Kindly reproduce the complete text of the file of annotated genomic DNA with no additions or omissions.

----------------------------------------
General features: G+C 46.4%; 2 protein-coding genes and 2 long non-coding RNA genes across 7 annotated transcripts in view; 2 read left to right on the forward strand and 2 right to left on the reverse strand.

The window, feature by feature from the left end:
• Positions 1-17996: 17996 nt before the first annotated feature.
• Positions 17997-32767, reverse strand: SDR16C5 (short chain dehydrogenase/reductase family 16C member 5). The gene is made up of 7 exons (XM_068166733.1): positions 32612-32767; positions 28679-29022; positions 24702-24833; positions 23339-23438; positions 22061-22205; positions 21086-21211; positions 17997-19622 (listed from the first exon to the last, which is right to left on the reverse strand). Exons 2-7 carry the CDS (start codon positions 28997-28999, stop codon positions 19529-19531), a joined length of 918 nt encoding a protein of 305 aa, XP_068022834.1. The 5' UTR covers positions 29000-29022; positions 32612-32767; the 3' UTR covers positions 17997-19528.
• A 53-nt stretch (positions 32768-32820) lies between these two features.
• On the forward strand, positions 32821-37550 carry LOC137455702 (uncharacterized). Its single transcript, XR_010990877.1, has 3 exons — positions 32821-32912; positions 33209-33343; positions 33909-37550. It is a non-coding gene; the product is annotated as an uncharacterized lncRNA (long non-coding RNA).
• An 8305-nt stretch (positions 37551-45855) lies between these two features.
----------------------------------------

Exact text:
General features: G+C 46.4%; 2 protein-coding genes and 2 long non-coding RNA genes across 7 annotated transcripts in view; 2 read left to right on the forward strand and 2 right to left on the reverse strand.

The window, feature by feature from the left end:
• Positions 1-17996: 17996 nt before the first annotated feature.
• Positions 17997-32767, reverse strand: SDR16C5 (short chain dehydrogenase/reductase family 16C member 5). The gene is made up of 7 exons (XM_068166733.1): positions 32612-32767; positions 28679-29022; positions 24702-24833; positions 23339-23438; positions 22061-22205; positions 21086-21211; positions 17997-19622 (listed from the first exon to the last, which is right to left on the reverse strand). Exons 2-7 carry the CDS (start codon positions 28997-28999, stop codon positions 19529-19531), a joined length of 918 nt encoding a protein of 305 aa, XP_068022834.1. The 5' UTR covers positions 29000-29022; positions 32612-32767; the 3' UTR covers positions 17997-19528.
• A 53-nt stretch (positions 32768-32820) lies between these two features.
• On the forward strand, positions 32821-37550 carry LOC137455702 (uncharacterized). Its single transcript, XR_010990877.1, has 3 exons — positions 32821-32912; positions 33209-33343; positions 33909-37550. It is a non-coding gene; the product is annotated as an uncharacterized lncRNA (long non-coding RNA).
• An 8305-nt stretch (positions 37551-45855) lies between these two features.